This transcript is software driven, please understand there may be errors. Should any inaccuracies or omissions be found, please notify transcripts@MedEdOTG.com for correction.
My name is Naval Daver. I'm one of the leukemia faculty at MD Anderson Cancer Center in Houston, Texas. I am here presenting from the ASCO 2017 Meeting. I'll be telling you some of the highlights of one of my posters which is a combination of azacytidine and a PD-1 inhibitor nivolumab in patients with relapsed AML. As most of the oncology community is aware and excited, there has been an explosion of immune therapies including PT, PD1, CTLA-4, PD-L1 inhibitors showing excellent responses and durability in many solid tumors and hematological malignancies. We are one of the sites that have started investigating these in a large way in acute leukemias including AML, MDS and also in some forms of chronic leukemia such as CLL. One of the first things we had done as a background, before we started the clinical study, was to look at 100 patients with AML, half of these are relapse and half of these were newly diagnosed, to see what is the expression of PD1 on different T-cell subsets and we actually did find that there was increased PD1 expression on the CD8 cells as well as the T-regs and CD4 effectors in AML bone marrow aspirates as compared to healthy human donor bone marrow aspirates which was interesting indicating that there is an immune exhaustion or immune activation that happens in acute myeloid leukemia.
After this we went ahead to start the study which was a combination of standard azacytidine dose of 75mg/m2 days one through seven which would be what we would use as an HMA in AML and to that we added the PD1 inhibitor nivolumab on days one and 14. Initial part of the study had a safety run in with six patients and we saw that there were no major DLTs or concerns so the established dose was the combination of azacytidine and nivolumab both at their standard doses. We then went ahead to the expansion and went on to enroll an additional 64 patients so a total of six plus 64, 70 patients and that's the data we have presented over here. So as you can see, if you look at the poster, the background characteristics, these are elderly population. They have a median of two prior treatments so all of these patents were salvage AML. We did not include any frontline AML in this study, although there is an extension of this study now looking at frontline elderly AML.
Also, very similar to what we see at MD Anderson, we did have about 1/3 of the population that had adverse cybergenetics so these are usually difficult to treat people and we did have molecular profiling on all of these patients and we saw that the common mutations were TP53, ASXL1, DMNT3A, of which TP53 is important because it is a high-risk resistant mutation.
So what is important in this poster was what were the overall response rate and the durability of the responses. The response rate, as you can see, is about 32% which included a majority of CR/CRi, about 22% and then hematological improvements which we only included if they were durable for three months or more and that was about 11%. Another finding that we saw that has been well described in solid tumor was there was a subset of patients who did not achieve a CR/CRi or hematological improvement, but achieved stable disease and in some cases this has lasted more than one year without transplant which in a relapse CML population is quite unique and we are trying better to define how we would call stable disease in these heme diseases as we have done in other solid tumors with immunotherapies. We then compared what these outcomes looked as compared to using azacytidine or the decitabine alone in salvage AML and what we saw is that the overall response rate that we saw was about double so in our historical group at MD Anderson treated with azacytidine or decitabine alone in salvage AML, the response rate CR/CRi were 11-12% and in this group we had about 20-23%.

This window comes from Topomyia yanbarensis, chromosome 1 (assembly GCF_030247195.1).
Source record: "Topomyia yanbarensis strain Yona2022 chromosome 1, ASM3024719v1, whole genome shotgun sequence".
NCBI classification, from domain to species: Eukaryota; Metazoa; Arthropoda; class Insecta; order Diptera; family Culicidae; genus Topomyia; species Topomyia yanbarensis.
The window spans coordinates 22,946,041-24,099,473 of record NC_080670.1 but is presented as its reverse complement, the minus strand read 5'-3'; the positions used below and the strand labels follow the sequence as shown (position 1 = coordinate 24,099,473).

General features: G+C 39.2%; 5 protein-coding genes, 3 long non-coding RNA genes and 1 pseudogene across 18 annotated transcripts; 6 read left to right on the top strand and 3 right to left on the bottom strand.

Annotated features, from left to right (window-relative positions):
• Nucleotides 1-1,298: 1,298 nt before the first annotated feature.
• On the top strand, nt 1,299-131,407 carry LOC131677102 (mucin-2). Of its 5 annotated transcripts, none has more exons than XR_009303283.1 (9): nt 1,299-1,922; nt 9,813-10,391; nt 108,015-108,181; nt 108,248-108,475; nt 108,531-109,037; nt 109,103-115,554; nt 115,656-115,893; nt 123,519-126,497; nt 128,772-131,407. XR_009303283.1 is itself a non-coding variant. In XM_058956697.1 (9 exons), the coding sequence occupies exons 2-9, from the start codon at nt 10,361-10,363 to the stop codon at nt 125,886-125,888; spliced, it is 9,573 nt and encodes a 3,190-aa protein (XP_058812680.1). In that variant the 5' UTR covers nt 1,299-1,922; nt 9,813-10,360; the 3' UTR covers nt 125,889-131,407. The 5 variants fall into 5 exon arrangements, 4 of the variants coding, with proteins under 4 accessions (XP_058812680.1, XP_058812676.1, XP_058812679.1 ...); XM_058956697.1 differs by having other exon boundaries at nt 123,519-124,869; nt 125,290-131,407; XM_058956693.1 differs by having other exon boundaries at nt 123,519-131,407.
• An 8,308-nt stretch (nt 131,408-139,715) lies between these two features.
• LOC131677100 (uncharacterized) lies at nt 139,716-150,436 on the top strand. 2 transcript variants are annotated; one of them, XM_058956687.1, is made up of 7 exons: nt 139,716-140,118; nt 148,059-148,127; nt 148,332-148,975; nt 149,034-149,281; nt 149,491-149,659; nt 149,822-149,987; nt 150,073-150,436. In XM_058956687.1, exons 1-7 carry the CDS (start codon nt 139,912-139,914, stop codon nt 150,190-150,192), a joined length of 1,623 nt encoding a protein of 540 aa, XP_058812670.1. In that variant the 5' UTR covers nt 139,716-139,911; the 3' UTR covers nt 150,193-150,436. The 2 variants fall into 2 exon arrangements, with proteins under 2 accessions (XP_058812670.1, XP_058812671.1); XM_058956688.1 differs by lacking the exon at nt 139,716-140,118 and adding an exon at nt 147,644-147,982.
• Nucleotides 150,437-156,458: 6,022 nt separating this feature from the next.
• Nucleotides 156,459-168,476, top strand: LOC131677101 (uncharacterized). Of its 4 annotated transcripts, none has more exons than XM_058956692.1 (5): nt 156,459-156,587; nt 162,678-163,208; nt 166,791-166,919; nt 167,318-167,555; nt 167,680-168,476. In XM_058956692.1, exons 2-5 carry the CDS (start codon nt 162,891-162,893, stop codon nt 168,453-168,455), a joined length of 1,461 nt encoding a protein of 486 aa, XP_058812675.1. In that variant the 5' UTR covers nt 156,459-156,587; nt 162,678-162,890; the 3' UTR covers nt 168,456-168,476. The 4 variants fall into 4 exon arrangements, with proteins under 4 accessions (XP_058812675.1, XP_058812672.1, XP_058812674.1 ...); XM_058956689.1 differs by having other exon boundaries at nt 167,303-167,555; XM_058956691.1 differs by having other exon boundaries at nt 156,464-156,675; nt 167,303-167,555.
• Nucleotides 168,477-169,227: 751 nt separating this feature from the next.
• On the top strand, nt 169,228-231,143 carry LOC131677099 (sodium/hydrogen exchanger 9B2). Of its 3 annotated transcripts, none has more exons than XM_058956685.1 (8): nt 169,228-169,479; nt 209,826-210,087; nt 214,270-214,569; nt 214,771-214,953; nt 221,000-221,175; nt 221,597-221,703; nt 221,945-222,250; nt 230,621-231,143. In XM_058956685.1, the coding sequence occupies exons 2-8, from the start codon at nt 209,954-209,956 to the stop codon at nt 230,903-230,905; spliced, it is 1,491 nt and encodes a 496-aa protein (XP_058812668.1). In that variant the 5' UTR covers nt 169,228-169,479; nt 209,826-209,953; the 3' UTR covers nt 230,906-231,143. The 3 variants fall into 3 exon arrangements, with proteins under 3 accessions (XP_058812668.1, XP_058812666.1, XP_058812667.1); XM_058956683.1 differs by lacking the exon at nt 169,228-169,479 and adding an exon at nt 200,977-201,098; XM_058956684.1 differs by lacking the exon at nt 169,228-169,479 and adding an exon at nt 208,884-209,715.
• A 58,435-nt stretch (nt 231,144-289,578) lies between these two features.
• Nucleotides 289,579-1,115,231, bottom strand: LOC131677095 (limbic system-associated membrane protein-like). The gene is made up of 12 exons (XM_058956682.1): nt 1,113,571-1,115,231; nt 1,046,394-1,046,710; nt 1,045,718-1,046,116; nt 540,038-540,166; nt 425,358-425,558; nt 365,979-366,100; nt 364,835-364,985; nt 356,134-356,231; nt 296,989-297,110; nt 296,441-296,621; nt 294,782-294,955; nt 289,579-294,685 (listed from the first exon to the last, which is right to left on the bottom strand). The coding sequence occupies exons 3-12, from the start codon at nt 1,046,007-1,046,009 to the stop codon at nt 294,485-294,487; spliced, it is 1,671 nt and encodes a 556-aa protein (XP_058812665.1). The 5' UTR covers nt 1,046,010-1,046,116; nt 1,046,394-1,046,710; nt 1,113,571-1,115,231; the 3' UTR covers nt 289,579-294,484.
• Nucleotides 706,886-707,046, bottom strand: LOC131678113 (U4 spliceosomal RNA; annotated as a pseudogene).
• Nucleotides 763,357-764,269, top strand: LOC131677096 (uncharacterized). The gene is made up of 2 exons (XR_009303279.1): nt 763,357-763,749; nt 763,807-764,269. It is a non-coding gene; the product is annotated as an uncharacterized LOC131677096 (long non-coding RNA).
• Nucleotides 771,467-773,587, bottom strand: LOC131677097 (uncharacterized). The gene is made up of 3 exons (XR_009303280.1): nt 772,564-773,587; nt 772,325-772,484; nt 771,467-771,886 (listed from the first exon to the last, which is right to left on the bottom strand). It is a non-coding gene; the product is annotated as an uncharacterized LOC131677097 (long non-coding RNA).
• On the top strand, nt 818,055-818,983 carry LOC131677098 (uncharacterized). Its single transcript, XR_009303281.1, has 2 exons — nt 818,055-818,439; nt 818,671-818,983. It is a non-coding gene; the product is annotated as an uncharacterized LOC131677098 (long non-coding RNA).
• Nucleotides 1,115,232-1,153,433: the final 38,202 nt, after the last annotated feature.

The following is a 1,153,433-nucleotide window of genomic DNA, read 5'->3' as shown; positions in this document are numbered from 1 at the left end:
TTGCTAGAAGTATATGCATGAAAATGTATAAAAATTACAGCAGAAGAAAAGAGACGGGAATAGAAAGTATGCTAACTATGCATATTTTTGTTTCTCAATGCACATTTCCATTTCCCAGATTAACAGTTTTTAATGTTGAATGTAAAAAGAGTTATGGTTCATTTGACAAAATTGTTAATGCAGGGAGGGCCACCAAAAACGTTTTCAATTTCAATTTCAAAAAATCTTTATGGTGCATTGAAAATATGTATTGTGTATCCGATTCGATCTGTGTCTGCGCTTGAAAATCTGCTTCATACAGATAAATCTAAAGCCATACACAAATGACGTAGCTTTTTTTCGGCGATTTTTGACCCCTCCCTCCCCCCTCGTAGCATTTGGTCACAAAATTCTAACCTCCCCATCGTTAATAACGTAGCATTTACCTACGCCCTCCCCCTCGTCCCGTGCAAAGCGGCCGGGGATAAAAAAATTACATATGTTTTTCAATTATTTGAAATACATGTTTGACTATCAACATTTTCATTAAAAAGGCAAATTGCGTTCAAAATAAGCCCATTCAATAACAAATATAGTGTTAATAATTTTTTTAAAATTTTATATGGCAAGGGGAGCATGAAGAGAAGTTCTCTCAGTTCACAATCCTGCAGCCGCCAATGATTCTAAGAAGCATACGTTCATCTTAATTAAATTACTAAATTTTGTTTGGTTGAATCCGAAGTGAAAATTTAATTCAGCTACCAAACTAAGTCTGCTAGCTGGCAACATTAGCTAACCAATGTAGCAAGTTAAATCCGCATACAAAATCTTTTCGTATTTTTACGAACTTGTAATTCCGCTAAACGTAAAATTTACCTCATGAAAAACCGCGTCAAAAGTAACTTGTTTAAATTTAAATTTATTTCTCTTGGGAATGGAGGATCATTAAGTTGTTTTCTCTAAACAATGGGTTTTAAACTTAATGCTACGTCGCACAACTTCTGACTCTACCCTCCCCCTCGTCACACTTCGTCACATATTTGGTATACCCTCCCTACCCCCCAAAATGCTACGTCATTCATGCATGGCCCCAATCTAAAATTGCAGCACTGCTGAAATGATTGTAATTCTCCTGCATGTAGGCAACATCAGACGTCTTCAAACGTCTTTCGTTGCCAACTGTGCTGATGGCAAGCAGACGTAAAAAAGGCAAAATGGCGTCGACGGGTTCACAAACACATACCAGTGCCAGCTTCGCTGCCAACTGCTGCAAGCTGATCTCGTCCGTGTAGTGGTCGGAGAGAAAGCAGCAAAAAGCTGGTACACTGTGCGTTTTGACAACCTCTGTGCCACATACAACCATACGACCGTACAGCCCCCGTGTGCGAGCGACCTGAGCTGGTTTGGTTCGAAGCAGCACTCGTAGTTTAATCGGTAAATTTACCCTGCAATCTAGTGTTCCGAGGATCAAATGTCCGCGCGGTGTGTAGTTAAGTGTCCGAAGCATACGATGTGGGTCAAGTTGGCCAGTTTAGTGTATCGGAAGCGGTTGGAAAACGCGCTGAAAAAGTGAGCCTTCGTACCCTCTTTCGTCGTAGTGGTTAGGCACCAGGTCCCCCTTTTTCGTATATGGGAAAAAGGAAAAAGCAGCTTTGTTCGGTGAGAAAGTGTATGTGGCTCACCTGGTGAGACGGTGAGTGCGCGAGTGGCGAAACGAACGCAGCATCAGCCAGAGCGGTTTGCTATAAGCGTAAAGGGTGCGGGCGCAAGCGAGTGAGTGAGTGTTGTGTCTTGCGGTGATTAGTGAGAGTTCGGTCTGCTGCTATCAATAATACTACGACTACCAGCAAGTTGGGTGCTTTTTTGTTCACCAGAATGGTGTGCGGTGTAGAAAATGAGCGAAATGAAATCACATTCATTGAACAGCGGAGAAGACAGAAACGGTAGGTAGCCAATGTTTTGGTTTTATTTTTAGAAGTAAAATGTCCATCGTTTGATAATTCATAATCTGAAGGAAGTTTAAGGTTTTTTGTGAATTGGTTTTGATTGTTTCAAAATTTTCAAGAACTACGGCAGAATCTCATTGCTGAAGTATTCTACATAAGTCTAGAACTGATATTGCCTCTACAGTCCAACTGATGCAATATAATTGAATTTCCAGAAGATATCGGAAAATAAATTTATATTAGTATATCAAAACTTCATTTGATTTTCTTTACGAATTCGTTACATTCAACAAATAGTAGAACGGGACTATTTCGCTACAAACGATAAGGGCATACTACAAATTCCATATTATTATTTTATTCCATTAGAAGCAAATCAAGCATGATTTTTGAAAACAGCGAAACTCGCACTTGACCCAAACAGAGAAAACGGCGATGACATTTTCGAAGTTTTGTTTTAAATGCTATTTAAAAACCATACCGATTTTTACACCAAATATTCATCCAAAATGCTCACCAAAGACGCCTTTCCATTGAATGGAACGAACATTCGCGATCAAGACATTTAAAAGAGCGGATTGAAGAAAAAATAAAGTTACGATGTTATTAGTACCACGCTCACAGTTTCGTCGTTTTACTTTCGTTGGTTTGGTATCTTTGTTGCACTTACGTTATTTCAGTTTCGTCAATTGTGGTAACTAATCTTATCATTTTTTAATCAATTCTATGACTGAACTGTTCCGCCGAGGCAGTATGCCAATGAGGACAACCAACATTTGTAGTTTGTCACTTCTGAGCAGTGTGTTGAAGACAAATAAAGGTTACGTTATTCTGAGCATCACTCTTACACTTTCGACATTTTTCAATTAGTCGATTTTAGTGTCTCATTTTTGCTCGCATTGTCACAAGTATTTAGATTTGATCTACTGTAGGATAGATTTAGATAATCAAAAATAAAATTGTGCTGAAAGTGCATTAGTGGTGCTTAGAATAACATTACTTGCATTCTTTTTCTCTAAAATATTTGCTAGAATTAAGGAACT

In addition, the median overall survival as well as the progression free survival of the next treatment was significantly improved and as you can see in figure 2 in the graphs, especially among patients who were salvage one AML, we saw a very encouraging median overall survival of almost 10 months. Now putting this into perspective, the frontline studies with azacytidine and decitabine, phase 3 studies have shown a median overall survival of 7-9 months. So to get a 10 month survival in a salvage AML population, again this is a single center experience, but it's quite encouraging and we think we need to develop this further.
We also did some immune correlatives and it seems that patients who had higher CD3 and CD8 infiltrate in the bone marrow aspirate to begin with were more likely to have a response which again, goes along with what has been shown in many solid tumor immunotherapy studies. So we expect that in the future we will be able to define maybe bio markers to select the patients who would benefit most and have a higher response rate allowing other patients who have less T-cell infiltrate at the baseline in their bone marrow to go to molecular or cytotoxic therapies. I will stop here and thank you very much.